Skinwalker starts off by telling us that we are in the Arizona High Country in 1883. Two grizzled chaps, Benny (Nathaniel Burns) and Hugo (Robert Conway), are creeping through the woods, rifles drawn, looking like they’re out hunting — when they happen across what appears to be a body on a wooden trellis. One of them identifies it as an Apache burial ground, seemingly ignorant of the fact that the body in question is about a metre off the ground. One man thinks that there might be valuables with the body and knows a guy who’ll pay “tip-top for all this Indian stuff”. The other thinks it should be left alone.
Now if our two hunters had just walked away and left things well alone, then Skinwalker would be only marginally longer than the trailer. However, one of them steals an elder death totem and things get off to a rollicking start. We’re not five minutes in before Hugo gets bitten by a snake which, somehow, leads to him becoming possessed._
This comes as a bit of a surprise as it was Benny who stole the artifact. Well, if anyone should know it’ll be Hugo; Robert Conway also wrote and directed Skinwalker. At this point we hit the opening credits… well, title card.
From this point on we meet the rest of our dramatis personæ. Maisie (Eva Hamilton) and Elmer (Chris Beeman) are a couple of baddies taken into custody by Marshall Bascom (Dan Higgins) and Deputy Riggs (Cameron Kotecki). They take the prisoners to the nearest town to collect the reward, but the place has been all but wiped out by a plague of cholera. This means they have to keep on going to the next town — an arduous trek over a mountain.
Meanwhile, Maisie’s husband, Dalton Jackson (I don’t know who he offended but he doesn’t seem to get a credit!), and the rest of his gang, Vern (Charlie E Motley) and Hitch (Bill Scott) find out that she’s been taken and set out after them.
The bad guys decide to set off over the mountain on foot in order to ambush the lawmen and Maisie (or Margaret, she gets called by both) as there’s only one way suitable for horses. En route to the ambush point, they stop for food and rest at an isolated cabin that is home to Willard (Daniel Link) and three women; Judith (Lizz Manning), Clara (Becky Jo Harris), and Nellie (Amelia Haberman).
What is the relationship between Willard and the women? It could be some sort of polygamous arrangement, they could be sisters who have lost their mother, or one of them could just have been a very young mother but, ultimately, it doesn’t really matter much and it does get resolved partway through.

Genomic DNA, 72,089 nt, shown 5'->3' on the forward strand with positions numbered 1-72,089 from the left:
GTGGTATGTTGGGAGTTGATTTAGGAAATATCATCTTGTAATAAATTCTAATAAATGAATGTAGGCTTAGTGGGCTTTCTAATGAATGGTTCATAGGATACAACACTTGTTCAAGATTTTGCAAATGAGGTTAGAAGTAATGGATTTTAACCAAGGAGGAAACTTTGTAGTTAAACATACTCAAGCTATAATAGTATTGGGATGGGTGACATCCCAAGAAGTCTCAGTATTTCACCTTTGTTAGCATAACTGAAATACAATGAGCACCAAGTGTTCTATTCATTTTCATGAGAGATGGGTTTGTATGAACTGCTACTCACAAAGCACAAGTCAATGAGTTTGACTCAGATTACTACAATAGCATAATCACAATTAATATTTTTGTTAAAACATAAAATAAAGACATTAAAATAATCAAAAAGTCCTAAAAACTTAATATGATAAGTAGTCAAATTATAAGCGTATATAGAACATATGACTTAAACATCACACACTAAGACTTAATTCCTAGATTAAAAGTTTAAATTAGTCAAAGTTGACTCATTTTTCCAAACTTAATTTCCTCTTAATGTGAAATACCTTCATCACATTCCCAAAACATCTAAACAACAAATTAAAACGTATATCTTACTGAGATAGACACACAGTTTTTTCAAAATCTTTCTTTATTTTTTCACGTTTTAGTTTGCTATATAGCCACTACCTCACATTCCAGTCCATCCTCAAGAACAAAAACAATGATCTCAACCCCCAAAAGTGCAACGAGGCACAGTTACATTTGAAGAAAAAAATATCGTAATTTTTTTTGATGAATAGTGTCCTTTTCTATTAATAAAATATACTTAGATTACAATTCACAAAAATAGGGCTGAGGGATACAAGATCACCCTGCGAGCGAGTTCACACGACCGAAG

This home is where a disoriented Benny has wandered and is tied up, frothing, in a shed.
What’s Going On?
Throw in a couple of American Indians who are seeking revenge for the earlier grave robbing and a Medicine Man and that puts everyone on the same mountain at, more or less, the same time. And so starts the mayhem!
I say “starts” but it actually all kicked off with Benny and Hugo before the titles, but now is when things really kick up a gear. There are misunderstandings, incorrect assumptions and accusations, and bullets and arrows flying around left, right and centre. Also, there is the ever-present threat at whatever is going on with Benny and how it’ll spread.
It’s a Zombie Western!
Westerns and horror films aren’t really my favourites, but Skinwalker wasn’t too bad! It was an interesting twist on the old zombie trope and it was very well performed throughout.
The twists and turns were well thought out and executed so that there were no big, clunky “how did that happen” moments.
Was it perfect? Well, no. Benny seemed to switch between having his hands tied and free at points, there was a quite unbelievable killing of one of the sisters/wives, and a blood splatter effect obviously didn’t have millions of dollars spent on it; some films would have spent more just on that half-second of screen time than the entire budget of this film. But I think that shows how well-made Skinwalker actually was as I only found a handful of things to moan about; other films I see tend to have so many things wrong that I lose count!
Oh, stick around to the start of the end credits… it’s not quite in the same pants-wetting class as Brian De Palma’s Carrie, but it’s getting there!
Movie Grade: B-
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Former teacher, lecturer, homelessness administrator, pharmacy dispenser now happily retired, happily married, and a very happy granddad. I live next to the Mersey but on the side Daniel Craig and Taron Egerton come from rather than the side the Beatles came from!